Abstract: I will present recent experiments demonstrating a qubit encoded in the harmonic motion of a single trapped 40Ca+ ion [1]. The usage of the oscillator allows to study a logical qubit with a single quantum system, while in contrast commonly used error-correction schemes are based on arrays of many physical qubits. The approximate logical code states are formed from a periodically spaced superposition of displaced squeezed components, which has theoretically been shown to have optimal performance for a large set of errors [2, 3]. Our first time demonstration of these qubits is based on coupling the ion motional oscillator to an internal state ancillary qubit, which we can subsequently readout. This indirect readout of the oscillator via the ancillary qubit we have previously interpreted as a modular position or momentum measurement and explored the relations between sequences of these measurements [4]. Such sequences allow us to create the logical codes states as well as measure their spatial and momentum probability densities, revealing the non-local features simultaneously present in both densities. Using the modular measurements we further implement logical state readout in the Pauli basis which we demonstrate on the six cardinal states of the Bloch sphere for which we reach an average square fidelity of 87.3 ± 0.7%. We implement the logical Pauli gates by displacements of the oscillator and realize arbitrary single qubit operations by modifying the modular measurements slightly. We analyze the performance of a universal single logical qubit gate set by performing process tomography, for Pauli gates we reach process fidelities of ≈ 97%, while for continuous rotations we achieve fidelities of ≈ 89%.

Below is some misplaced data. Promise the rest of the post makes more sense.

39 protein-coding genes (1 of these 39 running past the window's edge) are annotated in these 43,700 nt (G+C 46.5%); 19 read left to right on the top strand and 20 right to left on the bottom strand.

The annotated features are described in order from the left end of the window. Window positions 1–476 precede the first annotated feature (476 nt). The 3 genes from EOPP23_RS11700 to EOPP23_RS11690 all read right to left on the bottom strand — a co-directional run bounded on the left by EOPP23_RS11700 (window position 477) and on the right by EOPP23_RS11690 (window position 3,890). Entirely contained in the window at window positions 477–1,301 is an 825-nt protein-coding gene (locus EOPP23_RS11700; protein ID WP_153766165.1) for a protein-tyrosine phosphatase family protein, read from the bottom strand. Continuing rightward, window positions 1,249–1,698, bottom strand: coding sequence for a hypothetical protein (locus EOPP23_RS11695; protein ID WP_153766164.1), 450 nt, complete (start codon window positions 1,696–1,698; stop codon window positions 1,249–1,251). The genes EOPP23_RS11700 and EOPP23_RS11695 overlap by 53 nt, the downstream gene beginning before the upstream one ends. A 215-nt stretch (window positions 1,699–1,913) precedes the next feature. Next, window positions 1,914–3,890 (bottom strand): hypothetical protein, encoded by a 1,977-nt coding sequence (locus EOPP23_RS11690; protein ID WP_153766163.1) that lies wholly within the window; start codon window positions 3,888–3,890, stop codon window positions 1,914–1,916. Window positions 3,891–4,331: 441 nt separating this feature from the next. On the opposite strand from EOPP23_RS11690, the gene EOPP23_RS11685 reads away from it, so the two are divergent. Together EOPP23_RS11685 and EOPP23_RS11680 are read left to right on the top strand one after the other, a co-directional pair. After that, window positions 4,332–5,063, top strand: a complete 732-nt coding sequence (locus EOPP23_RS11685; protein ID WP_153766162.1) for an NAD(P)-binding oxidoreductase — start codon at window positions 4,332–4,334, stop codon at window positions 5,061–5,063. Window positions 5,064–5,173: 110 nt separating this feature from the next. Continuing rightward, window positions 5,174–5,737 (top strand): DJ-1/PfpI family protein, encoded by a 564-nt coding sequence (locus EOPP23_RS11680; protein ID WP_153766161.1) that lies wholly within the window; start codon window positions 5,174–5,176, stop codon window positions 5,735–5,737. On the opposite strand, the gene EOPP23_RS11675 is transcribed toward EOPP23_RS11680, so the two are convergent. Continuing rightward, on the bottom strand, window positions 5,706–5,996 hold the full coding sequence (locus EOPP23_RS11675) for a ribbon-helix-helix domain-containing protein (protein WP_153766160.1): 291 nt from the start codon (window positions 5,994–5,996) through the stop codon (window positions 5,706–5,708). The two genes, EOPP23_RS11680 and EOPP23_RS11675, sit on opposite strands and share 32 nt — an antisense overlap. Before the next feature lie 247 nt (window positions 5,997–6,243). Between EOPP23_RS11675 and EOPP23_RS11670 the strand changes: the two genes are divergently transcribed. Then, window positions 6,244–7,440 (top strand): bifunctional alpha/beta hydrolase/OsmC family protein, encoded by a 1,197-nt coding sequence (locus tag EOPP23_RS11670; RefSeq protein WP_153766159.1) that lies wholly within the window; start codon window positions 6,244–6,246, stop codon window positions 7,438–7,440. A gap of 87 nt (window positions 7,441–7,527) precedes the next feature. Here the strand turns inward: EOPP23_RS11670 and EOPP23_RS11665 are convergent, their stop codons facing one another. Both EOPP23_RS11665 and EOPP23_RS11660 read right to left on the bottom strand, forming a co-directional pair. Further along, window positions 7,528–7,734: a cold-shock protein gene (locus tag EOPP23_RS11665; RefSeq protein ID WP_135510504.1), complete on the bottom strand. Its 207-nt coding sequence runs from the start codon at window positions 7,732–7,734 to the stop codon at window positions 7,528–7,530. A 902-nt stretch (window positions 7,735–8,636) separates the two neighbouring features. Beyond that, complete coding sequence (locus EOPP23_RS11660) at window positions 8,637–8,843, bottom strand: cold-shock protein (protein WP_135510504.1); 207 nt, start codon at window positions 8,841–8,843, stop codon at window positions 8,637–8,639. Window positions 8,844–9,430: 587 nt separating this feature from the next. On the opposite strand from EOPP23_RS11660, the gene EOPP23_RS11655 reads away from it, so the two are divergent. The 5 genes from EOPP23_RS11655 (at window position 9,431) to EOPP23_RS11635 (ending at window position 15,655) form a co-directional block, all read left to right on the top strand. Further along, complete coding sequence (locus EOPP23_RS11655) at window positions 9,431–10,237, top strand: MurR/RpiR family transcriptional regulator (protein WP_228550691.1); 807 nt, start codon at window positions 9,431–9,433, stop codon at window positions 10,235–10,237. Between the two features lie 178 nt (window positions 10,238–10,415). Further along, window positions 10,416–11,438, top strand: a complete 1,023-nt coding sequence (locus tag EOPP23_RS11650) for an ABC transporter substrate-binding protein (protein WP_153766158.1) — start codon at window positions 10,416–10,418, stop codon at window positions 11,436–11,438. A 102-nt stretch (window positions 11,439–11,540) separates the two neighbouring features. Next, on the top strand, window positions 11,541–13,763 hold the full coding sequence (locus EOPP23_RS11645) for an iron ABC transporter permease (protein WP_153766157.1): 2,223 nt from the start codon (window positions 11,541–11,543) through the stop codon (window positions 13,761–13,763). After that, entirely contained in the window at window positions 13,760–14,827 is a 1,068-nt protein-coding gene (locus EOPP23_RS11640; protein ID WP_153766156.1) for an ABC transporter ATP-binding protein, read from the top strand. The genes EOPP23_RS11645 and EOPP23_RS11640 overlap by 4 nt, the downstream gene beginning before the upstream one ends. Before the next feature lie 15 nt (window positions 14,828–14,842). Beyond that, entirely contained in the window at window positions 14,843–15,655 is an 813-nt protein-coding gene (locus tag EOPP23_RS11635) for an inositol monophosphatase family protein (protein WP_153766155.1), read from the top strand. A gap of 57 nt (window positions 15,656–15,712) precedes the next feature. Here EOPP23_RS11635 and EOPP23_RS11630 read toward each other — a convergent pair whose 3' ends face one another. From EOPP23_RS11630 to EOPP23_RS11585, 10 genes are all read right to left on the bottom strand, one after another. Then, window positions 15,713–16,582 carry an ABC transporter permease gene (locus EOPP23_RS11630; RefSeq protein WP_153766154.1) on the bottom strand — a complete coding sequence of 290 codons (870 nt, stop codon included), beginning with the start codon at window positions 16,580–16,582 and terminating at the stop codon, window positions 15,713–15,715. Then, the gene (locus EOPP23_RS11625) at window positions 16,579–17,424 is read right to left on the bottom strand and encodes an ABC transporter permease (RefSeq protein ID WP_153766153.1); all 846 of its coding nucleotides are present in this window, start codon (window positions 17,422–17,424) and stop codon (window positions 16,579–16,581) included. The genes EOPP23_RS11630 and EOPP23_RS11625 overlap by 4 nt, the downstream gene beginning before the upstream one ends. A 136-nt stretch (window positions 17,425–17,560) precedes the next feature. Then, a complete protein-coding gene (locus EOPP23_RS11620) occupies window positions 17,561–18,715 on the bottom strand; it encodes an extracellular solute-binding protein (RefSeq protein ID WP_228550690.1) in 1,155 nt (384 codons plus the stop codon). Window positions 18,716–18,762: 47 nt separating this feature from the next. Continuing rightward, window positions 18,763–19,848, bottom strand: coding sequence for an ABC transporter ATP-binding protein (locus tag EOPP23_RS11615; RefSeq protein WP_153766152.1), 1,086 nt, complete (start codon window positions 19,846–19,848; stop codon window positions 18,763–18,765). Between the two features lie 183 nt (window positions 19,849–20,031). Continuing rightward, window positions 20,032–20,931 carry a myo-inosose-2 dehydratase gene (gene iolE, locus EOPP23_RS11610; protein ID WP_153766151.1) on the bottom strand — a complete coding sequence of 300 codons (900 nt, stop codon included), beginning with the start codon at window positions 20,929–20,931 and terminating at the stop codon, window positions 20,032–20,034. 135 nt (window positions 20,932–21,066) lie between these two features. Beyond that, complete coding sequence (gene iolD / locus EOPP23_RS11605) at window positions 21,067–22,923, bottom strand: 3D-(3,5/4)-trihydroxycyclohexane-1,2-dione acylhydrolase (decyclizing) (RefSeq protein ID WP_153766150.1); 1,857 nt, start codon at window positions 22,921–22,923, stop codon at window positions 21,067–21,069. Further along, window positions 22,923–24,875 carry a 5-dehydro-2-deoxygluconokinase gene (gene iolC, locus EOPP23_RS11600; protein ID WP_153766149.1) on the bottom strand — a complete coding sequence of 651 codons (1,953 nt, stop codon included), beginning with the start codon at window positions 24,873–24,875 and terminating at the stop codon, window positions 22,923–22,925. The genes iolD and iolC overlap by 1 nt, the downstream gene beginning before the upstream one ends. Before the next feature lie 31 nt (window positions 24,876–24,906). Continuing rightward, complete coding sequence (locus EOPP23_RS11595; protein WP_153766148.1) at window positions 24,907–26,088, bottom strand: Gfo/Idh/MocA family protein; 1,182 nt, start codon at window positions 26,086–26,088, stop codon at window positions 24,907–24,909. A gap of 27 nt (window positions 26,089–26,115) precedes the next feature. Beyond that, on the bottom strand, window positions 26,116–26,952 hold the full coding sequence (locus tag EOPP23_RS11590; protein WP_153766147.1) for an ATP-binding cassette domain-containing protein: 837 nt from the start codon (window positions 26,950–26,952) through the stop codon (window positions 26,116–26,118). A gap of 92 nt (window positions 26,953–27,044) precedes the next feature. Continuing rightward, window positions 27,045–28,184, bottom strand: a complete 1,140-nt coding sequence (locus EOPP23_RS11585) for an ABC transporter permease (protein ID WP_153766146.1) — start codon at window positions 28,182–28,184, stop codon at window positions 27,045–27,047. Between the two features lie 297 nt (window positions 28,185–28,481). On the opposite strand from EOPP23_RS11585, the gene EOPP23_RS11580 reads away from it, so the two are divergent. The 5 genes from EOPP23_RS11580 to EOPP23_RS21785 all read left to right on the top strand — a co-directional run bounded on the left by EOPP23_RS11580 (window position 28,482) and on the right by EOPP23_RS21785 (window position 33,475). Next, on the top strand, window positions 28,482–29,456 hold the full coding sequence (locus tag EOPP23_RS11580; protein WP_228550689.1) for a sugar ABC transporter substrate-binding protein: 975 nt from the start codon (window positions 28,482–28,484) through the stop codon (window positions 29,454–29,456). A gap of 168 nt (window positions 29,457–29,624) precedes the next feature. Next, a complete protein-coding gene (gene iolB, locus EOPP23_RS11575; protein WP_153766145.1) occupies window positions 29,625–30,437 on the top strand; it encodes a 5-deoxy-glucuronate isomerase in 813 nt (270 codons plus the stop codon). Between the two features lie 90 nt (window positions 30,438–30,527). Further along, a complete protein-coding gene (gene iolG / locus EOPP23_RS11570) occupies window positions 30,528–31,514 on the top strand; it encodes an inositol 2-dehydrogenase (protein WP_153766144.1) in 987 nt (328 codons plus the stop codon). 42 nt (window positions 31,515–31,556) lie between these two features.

[1] C. Flühmann, T. L. Nguyen, M. Marinelli, V. Negnevitsky, K. Mehta, and J. Home, (2018), arXiv:1807.01033.
[2] D. Gottesman, A. Kitaev, and J. Preskill, Phys. Rev. A 64, 012310 (2001).
[3] K. Noh, V. V. Albert, and L. Jiang, arXiv (2018), 1801.07271.
[4] C. Flühmann, V. Negnevitsky, M. Marinelli, and J. P. Home, Phys. Rev. X 8, 021001 (2018).